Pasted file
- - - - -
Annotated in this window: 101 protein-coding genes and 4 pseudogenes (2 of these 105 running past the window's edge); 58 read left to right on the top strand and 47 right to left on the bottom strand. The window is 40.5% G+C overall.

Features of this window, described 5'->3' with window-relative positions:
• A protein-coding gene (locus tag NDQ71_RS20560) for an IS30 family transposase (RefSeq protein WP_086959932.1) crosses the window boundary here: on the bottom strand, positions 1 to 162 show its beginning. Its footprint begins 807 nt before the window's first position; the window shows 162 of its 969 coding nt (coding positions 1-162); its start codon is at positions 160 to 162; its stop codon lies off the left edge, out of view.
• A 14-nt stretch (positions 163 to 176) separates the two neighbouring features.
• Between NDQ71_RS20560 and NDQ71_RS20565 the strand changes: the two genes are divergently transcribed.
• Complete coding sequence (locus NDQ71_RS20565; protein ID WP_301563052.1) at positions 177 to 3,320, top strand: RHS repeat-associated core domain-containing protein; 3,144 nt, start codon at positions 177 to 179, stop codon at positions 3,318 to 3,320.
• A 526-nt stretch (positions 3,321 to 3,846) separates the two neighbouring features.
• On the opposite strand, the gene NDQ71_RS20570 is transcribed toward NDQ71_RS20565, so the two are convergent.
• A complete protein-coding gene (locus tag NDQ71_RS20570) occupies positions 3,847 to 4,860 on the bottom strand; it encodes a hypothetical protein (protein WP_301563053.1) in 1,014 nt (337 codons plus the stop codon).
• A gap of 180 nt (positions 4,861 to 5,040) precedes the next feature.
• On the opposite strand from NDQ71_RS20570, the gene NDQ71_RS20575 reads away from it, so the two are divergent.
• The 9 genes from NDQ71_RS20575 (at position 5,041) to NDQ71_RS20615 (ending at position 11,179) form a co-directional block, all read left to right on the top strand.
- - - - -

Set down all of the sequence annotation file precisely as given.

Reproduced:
Annotated in this window: 101 protein-coding genes and 4 pseudogenes (2 of these 105 running past the window's edge); 58 read left to right on the top strand and 47 right to left on the bottom strand. The window is 40.5% G+C overall.

Features of this window, described 5'->3' with window-relative positions:
• A protein-coding gene (locus tag NDQ71_RS20560) for an IS30 family transposase (RefSeq protein WP_086959932.1) crosses the window boundary here: on the bottom strand, positions 1 to 162 show its beginning. Its footprint begins 807 nt before the window's first position; the window shows 162 of its 969 coding nt (coding positions 1-162); its start codon is at positions 160 to 162; its stop codon lies off the left edge, out of view.
• A 14-nt stretch (positions 163 to 176) separates the two neighbouring features.
• Between NDQ71_RS20560 and NDQ71_RS20565 the strand changes: the two genes are divergently transcribed.
• Complete coding sequence (locus NDQ71_RS20565; protein ID WP_301563052.1) at positions 177 to 3,320, top strand: RHS repeat-associated core domain-containing protein; 3,144 nt, start codon at positions 177 to 179, stop codon at positions 3,318 to 3,320.
• A 526-nt stretch (positions 3,321 to 3,846) separates the two neighbouring features.
• On the opposite strand, the gene NDQ71_RS20570 is transcribed toward NDQ71_RS20565, so the two are convergent.
• A complete protein-coding gene (locus tag NDQ71_RS20570) occupies positions 3,847 to 4,860 on the bottom strand; it encodes a hypothetical protein (protein WP_301563053.1) in 1,014 nt (337 codons plus the stop codon).
• A gap of 180 nt (positions 4,861 to 5,040) precedes the next feature.
• On the opposite strand from NDQ71_RS20570, the gene NDQ71_RS20575 reads away from it, so the two are divergent.
• The 9 genes from NDQ71_RS20575 (at position 5,041) to NDQ71_RS20615 (ending at position 11,179) form a co-directional block, all read left to right on the top strand.